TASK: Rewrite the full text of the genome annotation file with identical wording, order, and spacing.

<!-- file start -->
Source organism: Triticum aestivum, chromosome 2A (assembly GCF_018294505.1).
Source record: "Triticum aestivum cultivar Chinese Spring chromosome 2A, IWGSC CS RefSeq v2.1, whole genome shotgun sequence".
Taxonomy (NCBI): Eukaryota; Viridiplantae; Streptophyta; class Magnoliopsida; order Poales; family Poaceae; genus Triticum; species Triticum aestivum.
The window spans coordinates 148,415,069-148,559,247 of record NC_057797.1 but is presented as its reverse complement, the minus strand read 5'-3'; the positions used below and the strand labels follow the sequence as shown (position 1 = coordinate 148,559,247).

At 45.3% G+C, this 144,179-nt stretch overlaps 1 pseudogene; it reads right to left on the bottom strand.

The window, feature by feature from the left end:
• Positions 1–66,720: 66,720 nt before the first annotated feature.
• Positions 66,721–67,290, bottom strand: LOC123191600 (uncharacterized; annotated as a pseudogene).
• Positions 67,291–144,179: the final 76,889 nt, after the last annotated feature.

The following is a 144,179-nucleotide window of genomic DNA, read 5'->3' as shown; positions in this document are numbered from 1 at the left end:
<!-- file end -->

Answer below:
Source organism: Triticum aestivum, chromosome 2A (assembly GCF_018294505.1).
Source record: "Triticum aestivum cultivar Chinese Spring chromosome 2A, IWGSC CS RefSeq v2.1, whole genome shotgun sequence".
Taxonomy (NCBI): Eukaryota; Viridiplantae; Streptophyta; class Magnoliopsida; order Poales; family Poaceae; genus Triticum; species Triticum aestivum.
The window spans coordinates 148,415,069-148,559,247 of record NC_057797.1 but is presented as its reverse complement, the minus strand read 5'-3'; the positions used below and the strand labels follow the sequence as shown (position 1 = coordinate 148,559,247).

At 45.3% G+C, this 144,179-nt stretch overlaps 1 pseudogene; it reads right to left on the bottom strand.

The window, feature by feature from the left end:
• Positions 1–66,720: 66,720 nt before the first annotated feature.
• Positions 66,721–67,290, bottom strand: LOC123191600 (uncharacterized; annotated as a pseudogene).
• Positions 67,291–144,179: the final 76,889 nt, after the last annotated feature.

The following is a 144,179-nucleotide window of genomic DNA, read 5'->3' as shown; positions in this document are numbered from 1 at the left end: